Astronomers have spotted something strange and oddly sad: a rogue planet floating freely, without a star.

It's an example of what astronomers call a "rogue planet." Some are believed to start as normal planets, but leave their stars after colliding with another object that sends them flying into space like a billiard ball. Other rogue planets may also form when clouds of gas and dust implode to form a planet rather than a star.

"The universe could be teeming with rogue planets and we wouldn’t even know it," Scott Gaudi, a professor of astronomy at Ohio State University who helped discover the new planet, said in a NASA statement.

The planet spotted by Gaudi and his colleagues turned out to be roughly the mass of Earth or Mars.

What makes planets like it extremely difficult to spot is that they're very dim, since there are no stars nearby to light them up. That's why we've only spotted a few of these worlds so far.

Making them even more difficult to identify is the fact that they tend to be very cool, meaning that they don't show up on infrared telescopes.

To spot the latest rogue planet, Gaudi's team used a new technique called "microlensing," as detailed in a preprint uploaded to the archive arXiv this week. The technique observes the warping changes the mass has on the fabric of space-time.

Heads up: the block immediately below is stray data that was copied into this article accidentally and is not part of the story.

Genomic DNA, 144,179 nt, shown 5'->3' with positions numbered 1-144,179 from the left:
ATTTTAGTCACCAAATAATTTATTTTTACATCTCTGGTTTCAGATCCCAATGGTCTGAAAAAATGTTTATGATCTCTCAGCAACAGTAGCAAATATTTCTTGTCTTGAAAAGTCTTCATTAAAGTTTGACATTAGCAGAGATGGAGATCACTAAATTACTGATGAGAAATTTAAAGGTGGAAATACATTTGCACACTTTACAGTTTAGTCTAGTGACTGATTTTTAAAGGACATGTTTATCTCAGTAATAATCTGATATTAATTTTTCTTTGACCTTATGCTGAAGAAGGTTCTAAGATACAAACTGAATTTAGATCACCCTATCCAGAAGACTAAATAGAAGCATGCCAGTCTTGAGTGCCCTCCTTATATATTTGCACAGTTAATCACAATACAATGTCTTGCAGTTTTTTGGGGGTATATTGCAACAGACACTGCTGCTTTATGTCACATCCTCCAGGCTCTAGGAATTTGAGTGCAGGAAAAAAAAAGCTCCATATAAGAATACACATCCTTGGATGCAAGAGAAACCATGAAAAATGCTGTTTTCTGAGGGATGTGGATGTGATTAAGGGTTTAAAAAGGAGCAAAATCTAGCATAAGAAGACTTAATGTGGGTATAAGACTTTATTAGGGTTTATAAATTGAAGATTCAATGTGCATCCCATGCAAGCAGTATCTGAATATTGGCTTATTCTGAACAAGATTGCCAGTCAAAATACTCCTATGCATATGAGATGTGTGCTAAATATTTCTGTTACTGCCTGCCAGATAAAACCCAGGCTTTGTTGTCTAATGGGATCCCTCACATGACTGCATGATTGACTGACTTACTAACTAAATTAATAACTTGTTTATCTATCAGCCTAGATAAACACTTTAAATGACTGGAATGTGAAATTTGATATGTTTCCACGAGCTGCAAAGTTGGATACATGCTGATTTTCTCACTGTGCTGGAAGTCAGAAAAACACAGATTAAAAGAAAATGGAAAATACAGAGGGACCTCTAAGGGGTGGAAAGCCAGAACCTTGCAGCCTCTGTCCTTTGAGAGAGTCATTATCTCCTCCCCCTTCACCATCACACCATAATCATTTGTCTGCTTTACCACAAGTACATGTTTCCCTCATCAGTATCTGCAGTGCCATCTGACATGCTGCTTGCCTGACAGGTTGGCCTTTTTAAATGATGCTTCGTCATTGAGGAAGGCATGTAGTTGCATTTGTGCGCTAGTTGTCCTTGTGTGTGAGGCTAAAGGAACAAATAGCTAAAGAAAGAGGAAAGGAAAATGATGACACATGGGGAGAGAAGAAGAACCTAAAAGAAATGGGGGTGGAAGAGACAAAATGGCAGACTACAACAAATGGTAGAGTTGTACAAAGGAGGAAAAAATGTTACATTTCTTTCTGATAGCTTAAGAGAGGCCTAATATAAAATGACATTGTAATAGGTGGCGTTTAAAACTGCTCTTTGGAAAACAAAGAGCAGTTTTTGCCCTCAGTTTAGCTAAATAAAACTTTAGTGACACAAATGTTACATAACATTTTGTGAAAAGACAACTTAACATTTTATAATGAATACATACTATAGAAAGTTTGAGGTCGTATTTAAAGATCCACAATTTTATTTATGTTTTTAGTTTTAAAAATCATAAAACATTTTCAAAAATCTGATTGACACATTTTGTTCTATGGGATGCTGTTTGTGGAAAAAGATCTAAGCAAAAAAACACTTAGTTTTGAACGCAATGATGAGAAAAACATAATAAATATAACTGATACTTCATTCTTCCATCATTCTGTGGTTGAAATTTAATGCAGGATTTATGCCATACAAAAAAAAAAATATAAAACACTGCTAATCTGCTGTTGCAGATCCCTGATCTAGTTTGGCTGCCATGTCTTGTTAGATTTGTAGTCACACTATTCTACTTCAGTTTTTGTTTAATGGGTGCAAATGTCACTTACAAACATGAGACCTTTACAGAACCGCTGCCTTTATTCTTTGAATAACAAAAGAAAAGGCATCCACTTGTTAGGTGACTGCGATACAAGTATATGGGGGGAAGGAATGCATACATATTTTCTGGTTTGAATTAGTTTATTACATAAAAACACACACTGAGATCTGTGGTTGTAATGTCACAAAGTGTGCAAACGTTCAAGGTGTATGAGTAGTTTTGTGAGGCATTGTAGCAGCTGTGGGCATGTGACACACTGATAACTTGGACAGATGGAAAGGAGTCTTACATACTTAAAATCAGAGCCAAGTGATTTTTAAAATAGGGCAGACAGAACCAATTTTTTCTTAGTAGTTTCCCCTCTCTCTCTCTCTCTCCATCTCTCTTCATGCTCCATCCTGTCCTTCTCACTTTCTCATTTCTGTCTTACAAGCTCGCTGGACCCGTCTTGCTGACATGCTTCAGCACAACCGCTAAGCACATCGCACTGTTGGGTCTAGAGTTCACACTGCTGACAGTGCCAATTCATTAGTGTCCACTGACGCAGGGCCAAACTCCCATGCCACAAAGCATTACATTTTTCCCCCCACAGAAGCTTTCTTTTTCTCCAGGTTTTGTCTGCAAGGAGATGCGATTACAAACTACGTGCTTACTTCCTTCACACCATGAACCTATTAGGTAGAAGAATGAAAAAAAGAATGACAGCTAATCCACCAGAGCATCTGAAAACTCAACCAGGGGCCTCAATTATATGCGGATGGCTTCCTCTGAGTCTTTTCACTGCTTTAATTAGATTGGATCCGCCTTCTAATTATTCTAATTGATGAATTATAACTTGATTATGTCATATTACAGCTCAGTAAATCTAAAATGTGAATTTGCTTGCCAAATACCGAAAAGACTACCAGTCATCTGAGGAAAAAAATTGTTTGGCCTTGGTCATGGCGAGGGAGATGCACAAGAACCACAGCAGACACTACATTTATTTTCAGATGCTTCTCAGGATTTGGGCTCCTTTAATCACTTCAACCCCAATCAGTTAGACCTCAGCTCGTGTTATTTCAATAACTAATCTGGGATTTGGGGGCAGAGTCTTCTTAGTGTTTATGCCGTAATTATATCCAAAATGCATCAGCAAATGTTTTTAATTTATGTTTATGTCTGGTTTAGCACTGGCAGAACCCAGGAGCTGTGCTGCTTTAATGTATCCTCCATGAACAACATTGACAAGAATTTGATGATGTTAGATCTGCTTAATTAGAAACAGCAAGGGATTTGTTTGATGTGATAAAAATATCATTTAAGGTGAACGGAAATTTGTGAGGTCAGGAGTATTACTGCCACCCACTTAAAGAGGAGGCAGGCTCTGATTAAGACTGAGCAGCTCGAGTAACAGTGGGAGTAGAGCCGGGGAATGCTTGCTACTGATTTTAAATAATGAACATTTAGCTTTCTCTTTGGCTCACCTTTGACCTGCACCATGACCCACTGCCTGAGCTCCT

Basically, when a rogue planet moves in front of a more distant star, the light from that star bends around the rogue planet from our vantage point as it passes through the warped fabric of space-time near the planet. The more massive the planet, the more extreme the effect.

The team used NASA's Nancy Grace Roman Space Telescope to spot the lonely planet — a feat that would've been impossible without the specialized 'scope, according to the team behind the discovery.

"The microlensing signal from a rogue planet only lasts between a few hours and a couple of days and then is gone forever," Matthew Penny, assistant professor of physics and astronomy at Louisiana State University and c0-author of the paper, said in the NASA statement. "This makes them difficult to observe from Earth, even with multiple telescopes. Roman is a game-changer for rogue planet searches."

Roman is designed to hunt these rogue planets and to see how common they are. Such a discovery could influence the way we understand the formation and evolution of planets.

"We would never find out without undertaking a thorough, space-based microlensing survey like Roman is going to do," Gaudi added.

READ MORE: A Rogue Earth-Mass Planet Has Been Discovered Freely Floating in the Milky Way Without a Star [Universe Today]

More on rogue planets: Life Could Exist On “Rogue Planets” That Don’t Have Stars

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